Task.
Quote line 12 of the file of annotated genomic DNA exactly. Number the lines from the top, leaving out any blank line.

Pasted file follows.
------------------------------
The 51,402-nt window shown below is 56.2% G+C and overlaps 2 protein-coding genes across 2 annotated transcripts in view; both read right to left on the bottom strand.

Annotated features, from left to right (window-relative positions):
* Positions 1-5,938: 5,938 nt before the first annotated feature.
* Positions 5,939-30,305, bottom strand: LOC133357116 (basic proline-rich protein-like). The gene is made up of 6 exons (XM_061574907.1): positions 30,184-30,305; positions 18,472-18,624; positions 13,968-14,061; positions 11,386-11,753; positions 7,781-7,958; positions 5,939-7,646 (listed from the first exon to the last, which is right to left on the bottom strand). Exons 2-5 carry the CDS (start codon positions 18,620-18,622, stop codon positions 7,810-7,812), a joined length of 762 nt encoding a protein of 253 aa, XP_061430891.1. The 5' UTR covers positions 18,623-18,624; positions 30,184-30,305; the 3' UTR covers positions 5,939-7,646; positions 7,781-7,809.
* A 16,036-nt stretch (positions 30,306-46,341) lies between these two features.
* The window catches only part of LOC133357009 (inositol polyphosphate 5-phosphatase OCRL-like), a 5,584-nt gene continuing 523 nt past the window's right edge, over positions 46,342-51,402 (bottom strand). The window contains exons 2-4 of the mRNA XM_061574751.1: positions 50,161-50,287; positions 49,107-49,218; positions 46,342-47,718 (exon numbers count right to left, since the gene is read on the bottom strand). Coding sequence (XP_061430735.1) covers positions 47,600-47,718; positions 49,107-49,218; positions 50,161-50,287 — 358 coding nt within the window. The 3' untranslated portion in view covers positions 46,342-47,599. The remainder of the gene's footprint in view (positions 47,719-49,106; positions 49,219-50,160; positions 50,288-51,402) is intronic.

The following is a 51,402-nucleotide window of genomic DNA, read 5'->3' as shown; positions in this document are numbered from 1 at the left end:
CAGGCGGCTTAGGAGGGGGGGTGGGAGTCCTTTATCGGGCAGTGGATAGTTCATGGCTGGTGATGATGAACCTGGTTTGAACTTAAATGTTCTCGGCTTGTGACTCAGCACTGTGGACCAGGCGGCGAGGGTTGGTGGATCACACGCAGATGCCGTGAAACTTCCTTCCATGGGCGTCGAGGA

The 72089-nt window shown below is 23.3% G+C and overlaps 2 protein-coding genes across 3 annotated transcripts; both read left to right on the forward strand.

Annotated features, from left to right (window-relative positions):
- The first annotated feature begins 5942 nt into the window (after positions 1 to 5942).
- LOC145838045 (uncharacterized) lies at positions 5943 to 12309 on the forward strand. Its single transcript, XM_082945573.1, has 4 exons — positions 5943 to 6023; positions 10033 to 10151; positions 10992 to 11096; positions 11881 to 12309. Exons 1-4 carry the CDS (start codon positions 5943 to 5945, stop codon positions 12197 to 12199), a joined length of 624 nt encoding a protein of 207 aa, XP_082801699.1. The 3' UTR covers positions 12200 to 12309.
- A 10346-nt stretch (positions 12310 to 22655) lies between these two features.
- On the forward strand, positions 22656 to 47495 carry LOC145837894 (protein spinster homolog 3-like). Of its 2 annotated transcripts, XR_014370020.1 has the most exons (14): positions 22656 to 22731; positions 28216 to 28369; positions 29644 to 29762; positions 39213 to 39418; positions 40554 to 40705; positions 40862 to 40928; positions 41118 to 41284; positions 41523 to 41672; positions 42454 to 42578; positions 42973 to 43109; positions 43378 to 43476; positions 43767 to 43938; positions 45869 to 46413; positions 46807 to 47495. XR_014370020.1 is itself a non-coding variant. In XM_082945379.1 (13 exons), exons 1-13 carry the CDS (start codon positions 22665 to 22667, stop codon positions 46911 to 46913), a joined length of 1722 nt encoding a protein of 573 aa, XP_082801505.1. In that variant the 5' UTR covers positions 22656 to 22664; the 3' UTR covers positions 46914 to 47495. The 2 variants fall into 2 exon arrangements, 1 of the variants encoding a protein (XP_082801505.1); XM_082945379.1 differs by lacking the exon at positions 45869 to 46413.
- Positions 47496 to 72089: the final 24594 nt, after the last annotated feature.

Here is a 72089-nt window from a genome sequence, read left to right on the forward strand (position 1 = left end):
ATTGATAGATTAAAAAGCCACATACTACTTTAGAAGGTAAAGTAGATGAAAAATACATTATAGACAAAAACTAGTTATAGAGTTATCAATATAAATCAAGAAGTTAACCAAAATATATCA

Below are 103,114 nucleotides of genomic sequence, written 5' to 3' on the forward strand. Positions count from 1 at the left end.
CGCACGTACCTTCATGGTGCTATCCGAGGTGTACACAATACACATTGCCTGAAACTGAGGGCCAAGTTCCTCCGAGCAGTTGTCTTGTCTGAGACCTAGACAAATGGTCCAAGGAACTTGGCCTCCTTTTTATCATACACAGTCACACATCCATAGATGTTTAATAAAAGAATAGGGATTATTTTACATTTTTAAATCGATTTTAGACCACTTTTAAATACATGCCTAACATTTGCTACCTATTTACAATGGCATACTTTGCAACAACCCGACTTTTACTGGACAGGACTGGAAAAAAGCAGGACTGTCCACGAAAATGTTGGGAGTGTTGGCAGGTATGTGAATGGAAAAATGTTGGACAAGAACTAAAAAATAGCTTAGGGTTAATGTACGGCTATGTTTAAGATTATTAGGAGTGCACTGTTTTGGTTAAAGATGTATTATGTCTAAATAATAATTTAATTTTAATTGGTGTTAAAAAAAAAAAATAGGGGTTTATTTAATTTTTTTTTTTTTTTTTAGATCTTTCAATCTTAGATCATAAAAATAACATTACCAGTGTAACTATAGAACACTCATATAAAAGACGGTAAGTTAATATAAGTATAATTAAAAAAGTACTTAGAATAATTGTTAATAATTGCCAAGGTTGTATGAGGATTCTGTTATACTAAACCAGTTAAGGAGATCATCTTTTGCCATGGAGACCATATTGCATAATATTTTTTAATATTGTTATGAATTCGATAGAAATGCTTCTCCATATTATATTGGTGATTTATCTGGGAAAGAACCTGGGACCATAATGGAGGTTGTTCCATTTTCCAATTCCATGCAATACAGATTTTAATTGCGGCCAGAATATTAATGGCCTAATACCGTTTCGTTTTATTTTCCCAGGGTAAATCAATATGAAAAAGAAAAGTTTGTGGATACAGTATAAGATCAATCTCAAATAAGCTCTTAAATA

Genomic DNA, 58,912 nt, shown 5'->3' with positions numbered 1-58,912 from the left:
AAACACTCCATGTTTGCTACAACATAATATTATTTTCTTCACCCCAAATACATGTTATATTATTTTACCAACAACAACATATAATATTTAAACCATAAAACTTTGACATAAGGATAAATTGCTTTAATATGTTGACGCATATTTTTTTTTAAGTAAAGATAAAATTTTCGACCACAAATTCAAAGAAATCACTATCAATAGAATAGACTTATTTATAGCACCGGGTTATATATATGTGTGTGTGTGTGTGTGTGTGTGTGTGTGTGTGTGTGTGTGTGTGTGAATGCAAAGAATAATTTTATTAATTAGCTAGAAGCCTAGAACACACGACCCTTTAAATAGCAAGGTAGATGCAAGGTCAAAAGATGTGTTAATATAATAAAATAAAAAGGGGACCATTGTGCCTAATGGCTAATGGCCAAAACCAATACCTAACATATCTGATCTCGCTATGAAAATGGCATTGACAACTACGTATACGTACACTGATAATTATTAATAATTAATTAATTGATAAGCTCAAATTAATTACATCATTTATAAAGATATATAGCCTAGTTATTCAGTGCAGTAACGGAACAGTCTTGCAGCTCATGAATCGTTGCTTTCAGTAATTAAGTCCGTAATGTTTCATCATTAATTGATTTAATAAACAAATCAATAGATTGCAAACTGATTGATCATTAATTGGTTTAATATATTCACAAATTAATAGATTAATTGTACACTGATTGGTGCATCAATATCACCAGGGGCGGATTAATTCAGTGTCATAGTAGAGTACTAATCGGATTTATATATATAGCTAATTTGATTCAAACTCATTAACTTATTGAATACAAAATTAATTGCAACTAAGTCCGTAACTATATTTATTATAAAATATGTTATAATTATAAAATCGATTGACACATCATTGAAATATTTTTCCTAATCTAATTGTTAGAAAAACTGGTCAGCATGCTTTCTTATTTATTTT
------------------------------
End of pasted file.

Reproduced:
- LOC145838045 (uncharacterized) lies at positions 5943 to 12309 on the forward strand. Its single transcript, XM_082945573.1, has 4 exons — positions 5943 to 6023; positions 10033 to 10151; positions 10992 to 11096; positions 11881 to 12309. Exons 1-4 carry the CDS (start codon positions 5943 to 5945, stop codon positions 12197 to 12199), a joined length of 624 nt encoding a protein of 207 aa, XP_082801699.1. The 3' UTR covers positions 12200 to 12309.